Twice convicted ex-CIA spy gets 8 more years

One of the highest-ranking CIA officers ever convicted of espionage will spend eight more years in prison after pleading guilty to betraying his country a second time.

One of the highest-ranking CIA officers ever convicted of espionage will spend eight more years in prison after pleading guilty to betraying his country a second time.

U.S. District Court Judge Anna J. Brown sentenced Harold "Jim" Nicholson on Tuesday in Portland federal court on charges of conspiracy to act as an agent of a foreign government and conspiracy to commit money laundering. Five other charges were dropped as part of the plea deal.

Nicholson admitted to using his son, Nathaniel, to collect a "pension" from Russian agents while serving time in federal prison in Oregon.

Before his sentence was handed down, Jim Nicholson delivered a tearful confession in court in which he partly acknowledged his transgressions and apologized to his Russian contacts, his parents and his children.

At times choked up, Nicholson said the impetus to collect his so-called "pension" was desperation. Penniless after a previous conviction, he said he sought to help his children with their student loans and debt.

Instead, he drew one of them into his conspiracy.

Nicholson's youngest son, Nathaniel Nicholson, was sentenced in December to five years on probation after making a deal with prosecutors to help build the case against his father, whom the younger Nicholson said he once idolized.

"I love him dearly, I could not be more proud of him," Jim Nicholson said about Nathaniel. "He has never let me down, and he has never failed his family.

"My failure has been mine alone."

During Jim Nicholson's statement, Nathaniel teared up and rested his head against a family member's shoulder.

As part of a deal he struck with prosecutors, Jim Nicholson was given 10 minutes of relative privacy with his family, during which he was prohibited from touching them. U.S. Marshals were instructed to be present in court and listen in on the conversation.

Nathaniel Nicholson declined to comment after the sentencing.

Brown, the judge in the case, said Nicholson could have been released in June 2017, at the age of 66. Instead, he'll be in prison — and likely remain in solitary confinement — until at least 2025. She described Nicholson's statement as eloquent, but challenged whether he regretted his actions.

"Notably absent from his remarks was any suggestion of remorse," Brown said.

Jim Nicholson admitted to using his son to collect more than $47,000 from Russian officials in Mexico, Peru and Cyprus for past spy work.

As part of his plea deal, Nicholson had to agree that prosecutors could prove the facts of the case, which began in the summer of 2006 when Jim Nicholson urged Nathaniel to contact the nearest Russian consulate.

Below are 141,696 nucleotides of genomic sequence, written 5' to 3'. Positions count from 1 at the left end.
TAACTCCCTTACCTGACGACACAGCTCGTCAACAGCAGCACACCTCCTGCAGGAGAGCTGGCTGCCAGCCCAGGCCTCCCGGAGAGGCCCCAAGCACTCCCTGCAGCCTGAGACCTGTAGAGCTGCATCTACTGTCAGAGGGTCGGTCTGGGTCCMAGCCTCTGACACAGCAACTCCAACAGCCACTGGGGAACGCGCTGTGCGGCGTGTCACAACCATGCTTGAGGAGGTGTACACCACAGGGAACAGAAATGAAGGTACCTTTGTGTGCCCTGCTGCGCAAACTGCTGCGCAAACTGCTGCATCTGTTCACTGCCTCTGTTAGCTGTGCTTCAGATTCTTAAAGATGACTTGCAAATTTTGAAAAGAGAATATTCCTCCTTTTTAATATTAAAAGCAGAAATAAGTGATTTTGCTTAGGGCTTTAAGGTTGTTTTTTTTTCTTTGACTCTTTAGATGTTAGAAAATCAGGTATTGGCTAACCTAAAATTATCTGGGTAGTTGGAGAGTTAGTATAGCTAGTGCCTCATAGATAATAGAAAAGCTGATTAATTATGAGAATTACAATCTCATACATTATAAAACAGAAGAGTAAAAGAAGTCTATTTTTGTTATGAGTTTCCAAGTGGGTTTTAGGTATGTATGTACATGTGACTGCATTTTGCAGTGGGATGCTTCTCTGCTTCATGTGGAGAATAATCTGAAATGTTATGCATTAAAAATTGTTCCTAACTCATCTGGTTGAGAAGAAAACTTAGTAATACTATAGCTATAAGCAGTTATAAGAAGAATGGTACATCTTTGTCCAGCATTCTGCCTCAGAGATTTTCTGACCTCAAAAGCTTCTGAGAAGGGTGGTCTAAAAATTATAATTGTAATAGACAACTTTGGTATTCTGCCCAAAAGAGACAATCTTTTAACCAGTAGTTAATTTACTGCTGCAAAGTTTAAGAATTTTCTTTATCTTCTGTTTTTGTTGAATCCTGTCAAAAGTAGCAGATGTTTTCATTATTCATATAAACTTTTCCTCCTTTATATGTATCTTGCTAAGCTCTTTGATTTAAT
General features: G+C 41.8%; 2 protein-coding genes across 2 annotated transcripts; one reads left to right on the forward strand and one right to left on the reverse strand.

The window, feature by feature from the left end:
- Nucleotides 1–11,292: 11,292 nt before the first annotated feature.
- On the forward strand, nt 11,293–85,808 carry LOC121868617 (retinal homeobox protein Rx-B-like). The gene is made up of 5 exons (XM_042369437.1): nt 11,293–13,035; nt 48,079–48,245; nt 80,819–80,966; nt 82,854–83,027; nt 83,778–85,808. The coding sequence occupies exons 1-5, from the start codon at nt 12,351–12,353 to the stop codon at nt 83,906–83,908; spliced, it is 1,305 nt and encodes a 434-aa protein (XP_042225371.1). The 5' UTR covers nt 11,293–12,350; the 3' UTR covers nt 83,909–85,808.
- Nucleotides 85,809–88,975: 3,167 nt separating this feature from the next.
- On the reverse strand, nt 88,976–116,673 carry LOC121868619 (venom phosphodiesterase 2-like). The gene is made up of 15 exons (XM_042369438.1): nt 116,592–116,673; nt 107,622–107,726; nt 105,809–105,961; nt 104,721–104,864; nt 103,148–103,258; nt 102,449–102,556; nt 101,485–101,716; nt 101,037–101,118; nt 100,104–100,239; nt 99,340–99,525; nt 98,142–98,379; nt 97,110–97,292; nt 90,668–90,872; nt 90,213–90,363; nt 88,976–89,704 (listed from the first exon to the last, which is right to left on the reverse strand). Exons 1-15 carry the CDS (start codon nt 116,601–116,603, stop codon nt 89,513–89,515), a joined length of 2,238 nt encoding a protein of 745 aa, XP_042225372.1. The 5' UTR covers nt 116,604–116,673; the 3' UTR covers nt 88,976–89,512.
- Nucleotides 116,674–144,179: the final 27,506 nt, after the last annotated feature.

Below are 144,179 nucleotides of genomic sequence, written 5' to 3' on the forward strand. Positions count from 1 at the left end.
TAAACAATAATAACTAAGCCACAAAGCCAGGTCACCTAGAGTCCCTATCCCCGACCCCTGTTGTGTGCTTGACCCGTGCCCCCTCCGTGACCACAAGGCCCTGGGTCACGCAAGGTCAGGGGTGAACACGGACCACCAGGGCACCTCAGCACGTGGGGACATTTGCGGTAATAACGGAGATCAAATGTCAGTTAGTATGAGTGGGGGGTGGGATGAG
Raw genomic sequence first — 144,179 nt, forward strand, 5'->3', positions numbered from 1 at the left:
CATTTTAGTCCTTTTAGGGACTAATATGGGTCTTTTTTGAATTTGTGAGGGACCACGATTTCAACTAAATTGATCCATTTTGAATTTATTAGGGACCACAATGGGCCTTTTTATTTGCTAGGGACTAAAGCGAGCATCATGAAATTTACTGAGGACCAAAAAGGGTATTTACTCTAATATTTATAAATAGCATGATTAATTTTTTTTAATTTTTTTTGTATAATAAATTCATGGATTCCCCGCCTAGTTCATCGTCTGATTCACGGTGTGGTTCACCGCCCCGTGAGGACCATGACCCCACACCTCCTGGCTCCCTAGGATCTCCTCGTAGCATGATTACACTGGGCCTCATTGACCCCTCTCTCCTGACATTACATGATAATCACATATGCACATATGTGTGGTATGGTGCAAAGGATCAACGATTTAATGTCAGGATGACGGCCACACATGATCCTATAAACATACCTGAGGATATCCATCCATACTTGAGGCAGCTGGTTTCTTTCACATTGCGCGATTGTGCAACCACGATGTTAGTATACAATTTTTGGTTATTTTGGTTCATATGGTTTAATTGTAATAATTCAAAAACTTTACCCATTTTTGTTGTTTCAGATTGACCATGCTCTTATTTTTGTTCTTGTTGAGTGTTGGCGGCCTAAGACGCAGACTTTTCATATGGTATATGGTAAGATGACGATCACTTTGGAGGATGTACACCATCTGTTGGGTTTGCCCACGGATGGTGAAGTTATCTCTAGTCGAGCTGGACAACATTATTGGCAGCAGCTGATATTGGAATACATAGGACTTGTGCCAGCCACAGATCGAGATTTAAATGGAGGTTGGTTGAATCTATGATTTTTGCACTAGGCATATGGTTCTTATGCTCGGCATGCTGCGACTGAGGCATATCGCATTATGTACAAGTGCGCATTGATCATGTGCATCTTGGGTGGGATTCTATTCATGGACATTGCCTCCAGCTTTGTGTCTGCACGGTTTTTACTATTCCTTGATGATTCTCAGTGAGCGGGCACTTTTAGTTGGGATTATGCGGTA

Between October 2006 and December 2008, he met with representatives of the Russian Federation six times, including twice at a consulate in San Francisco.

"Nathaniel was excited about the prospect of acting in a clandestine fashion like his father," prosecutors wrote in a sentencing memo.

Jim Nicholson was divorced while still a CIA agent and had sole custody of his three children. After his conviction in Virginia, the children went to live with Jim Nicholson's parents in Eugene, Ore. Nathaniel Nicholson was 12 when his father was convicted.

He received a medical discharge from the U.S. Army in 2004 when he suffered a back injury during a parachuting training exercise. He began to attend Lane Community College, with the eventual goal of getting a degree in architecture.

At the first meeting at the Russian consulate, Nathaniel Nicholson presented three pieces of paper slipped to him in prison by his father. They included a letter of introduction, a photograph of Jim and Nathaniel Nicholson at the prison, and a request for money.

If caught visiting the consulate, Nathaniel told prosecutors he had a cover story: He would say he was asking the Russians about architecture.

At a second meeting at the consulate, Nathaniel received $5,000 in $100 bills, according to his plea agreement.

That set off Nathaniel Nicholson's globetrotting tour, which included stops in Mexico City, where he met with Vasiliy Fedotov, known to the FBI as a former high-ranking officer with the KGB. Fedotov gave Nathaniel Nicholson $10,000 in $100 bills.

Jim Nicholson told Nathaniel to distribute the money among his grandparents and siblings, and not to deposit more than $500 at a time.

"Nathaniel always took strength from the notion that he was helping the family by following his father's bidding," prosecutors wrote in a sentencing memo.

All along, CIA agents were keeping track of Nathaniel Nicholson, bugging his car, tapping his phone lines and monitoring his e-mails. He was arrested in 2008.

In his plea agreement, Jim Nicholson and prosecutors agreed to stick to the terms of his original agreement, struck in Virginia in February 1997.

In that deal, for which Nicholson is already serving 24 years in prison, he admitted to providing the post-Soviet intelligence service of the Russian Federation with national defense information, including photographic negatives, between June 1994 and his arrest on Nov. 16, 1996.

Nicholson met with them in several southeast Asian countries, as well as Switzerland, receiving cash payments each time.

When he was arrested at a Washington, D.C., airport, Nicholson was headed to Zurich with cash and information on the identities on the CIA Moscow chief and his staff, the identities and code names of CIA informants and the identities of CIA case officers. He also admitted plans to reveal the extent of U.S. knowledge about the intelligence capabilities and military preparedness of the Russian Federation.

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